I’m excited by the creation of the International Sustainability Standards Board (ISSB), which will create a single global standard for ESG reporting. Standardizing ESG reporting will make the data much more comparable.
We see some businesses misleading their stakeholders about their ESG commitments. Is there a role for CPAs to play in enhancing the quality and comparability of ESG disclosures?
Andrew: In the past, corporate social responsibility (CSR) reporting was sometimes almost like a marketing piece prepared by corporate communications teams and did not have the same rigor that we might associate with MD&A or financial reporting. But stakeholders today, whether they are investors, consumers, or other constituents, have greater awareness of ESG and have higher expectations.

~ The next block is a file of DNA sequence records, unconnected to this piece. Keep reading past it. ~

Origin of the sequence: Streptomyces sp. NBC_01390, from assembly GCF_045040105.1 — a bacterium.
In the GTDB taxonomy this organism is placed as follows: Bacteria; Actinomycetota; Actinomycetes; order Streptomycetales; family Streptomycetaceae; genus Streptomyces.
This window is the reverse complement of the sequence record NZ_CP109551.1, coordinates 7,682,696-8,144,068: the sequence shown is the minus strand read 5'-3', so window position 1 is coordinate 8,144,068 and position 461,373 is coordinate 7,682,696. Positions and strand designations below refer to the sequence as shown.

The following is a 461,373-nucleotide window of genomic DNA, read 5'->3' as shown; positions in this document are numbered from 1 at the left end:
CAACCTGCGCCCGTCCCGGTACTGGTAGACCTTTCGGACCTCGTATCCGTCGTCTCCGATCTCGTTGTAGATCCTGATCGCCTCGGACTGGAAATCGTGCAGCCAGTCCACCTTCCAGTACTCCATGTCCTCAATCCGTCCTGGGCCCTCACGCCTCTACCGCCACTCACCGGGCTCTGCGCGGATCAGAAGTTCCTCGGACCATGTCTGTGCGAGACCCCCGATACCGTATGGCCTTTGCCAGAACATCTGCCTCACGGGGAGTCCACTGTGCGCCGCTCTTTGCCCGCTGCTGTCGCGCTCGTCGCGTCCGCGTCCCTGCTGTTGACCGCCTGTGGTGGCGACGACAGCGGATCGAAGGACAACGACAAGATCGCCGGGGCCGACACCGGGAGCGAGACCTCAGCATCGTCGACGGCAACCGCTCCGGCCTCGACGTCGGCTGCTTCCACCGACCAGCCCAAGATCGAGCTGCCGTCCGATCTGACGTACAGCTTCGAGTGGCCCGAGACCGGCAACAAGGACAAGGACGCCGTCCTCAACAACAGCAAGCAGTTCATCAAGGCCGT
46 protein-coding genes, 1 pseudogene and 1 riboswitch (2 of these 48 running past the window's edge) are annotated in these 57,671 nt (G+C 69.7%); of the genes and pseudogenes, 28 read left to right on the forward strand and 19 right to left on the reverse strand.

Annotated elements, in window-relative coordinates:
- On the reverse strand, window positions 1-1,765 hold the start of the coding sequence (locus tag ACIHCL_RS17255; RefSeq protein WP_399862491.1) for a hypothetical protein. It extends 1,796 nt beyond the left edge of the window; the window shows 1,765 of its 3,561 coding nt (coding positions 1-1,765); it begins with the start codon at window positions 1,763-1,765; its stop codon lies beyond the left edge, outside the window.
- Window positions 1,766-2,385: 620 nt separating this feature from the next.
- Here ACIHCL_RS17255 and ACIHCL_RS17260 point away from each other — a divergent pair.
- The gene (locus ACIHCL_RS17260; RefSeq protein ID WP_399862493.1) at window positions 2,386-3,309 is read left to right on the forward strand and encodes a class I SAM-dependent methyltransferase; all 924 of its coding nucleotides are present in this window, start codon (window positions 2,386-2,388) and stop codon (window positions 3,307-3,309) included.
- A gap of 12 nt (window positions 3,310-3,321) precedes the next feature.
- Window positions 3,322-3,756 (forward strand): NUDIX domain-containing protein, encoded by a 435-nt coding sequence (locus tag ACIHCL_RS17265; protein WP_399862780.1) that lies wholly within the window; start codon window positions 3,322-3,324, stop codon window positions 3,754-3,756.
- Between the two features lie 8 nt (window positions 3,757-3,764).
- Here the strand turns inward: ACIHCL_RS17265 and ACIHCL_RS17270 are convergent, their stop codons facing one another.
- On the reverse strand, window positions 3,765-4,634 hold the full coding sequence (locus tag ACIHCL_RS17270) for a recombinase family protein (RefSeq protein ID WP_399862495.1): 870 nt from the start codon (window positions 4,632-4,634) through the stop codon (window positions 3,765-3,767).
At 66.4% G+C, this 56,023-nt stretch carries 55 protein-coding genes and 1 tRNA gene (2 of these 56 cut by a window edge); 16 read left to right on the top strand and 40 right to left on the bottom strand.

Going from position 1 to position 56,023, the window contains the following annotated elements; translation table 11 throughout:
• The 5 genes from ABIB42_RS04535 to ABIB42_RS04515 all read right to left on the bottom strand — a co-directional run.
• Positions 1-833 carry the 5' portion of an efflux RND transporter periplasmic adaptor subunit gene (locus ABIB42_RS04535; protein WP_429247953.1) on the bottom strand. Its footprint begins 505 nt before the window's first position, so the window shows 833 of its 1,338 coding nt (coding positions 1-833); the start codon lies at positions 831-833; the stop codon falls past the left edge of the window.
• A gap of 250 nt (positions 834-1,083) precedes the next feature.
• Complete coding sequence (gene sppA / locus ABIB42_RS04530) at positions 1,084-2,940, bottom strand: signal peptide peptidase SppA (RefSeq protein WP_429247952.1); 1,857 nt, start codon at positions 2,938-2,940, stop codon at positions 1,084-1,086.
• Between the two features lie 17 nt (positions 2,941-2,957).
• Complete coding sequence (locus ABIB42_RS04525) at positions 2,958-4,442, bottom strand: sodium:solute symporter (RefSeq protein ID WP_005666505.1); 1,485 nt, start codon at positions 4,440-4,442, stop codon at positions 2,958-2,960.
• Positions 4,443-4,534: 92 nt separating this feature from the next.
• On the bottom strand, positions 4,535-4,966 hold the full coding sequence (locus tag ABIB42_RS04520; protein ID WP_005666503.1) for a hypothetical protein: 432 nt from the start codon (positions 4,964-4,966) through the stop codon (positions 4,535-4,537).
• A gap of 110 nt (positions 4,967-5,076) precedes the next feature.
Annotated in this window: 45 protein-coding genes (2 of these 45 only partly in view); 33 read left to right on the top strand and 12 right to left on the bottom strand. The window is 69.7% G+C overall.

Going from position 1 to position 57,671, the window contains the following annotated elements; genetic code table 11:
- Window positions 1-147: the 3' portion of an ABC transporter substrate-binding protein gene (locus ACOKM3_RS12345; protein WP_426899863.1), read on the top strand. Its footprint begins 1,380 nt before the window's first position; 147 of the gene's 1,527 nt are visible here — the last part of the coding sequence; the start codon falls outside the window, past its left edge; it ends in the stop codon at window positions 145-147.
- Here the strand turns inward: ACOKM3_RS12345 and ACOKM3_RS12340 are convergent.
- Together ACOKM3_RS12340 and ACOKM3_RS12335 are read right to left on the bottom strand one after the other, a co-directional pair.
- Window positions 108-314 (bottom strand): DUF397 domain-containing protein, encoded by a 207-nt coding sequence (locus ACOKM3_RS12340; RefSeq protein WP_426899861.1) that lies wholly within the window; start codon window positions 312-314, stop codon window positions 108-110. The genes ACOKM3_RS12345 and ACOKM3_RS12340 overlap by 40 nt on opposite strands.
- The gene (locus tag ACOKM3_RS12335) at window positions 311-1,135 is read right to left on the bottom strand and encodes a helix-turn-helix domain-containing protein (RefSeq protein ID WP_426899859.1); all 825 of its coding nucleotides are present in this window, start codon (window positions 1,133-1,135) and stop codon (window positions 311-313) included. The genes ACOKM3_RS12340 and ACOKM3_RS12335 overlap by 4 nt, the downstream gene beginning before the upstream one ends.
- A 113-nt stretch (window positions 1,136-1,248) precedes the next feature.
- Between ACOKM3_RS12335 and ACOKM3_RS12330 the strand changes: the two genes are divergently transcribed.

The good news for the CPA profession is that ESG reporting is becoming the purview of the CFO and is being considered an extension of financial reporting rather than corporate communications. In many large companies, ESG reports are now being reviewed by the audit committee before it gets published.
This creates a lot of opportunities for CPAs. If you think of the skill sets of CPAs, we know about data integrity; we know about controls; we know about monitoring and reporting. CPAs can play an important role in sustainability reporting by adding rigor to ESG reporting.
Listen to the full podcast episode to learn more about why understanding ESG is critical to CPAs.
Lori Mathison, FCPA, FCGA, LLB is the president and CEO for the Chartered Professional Accountants of British Columbia (CPABC).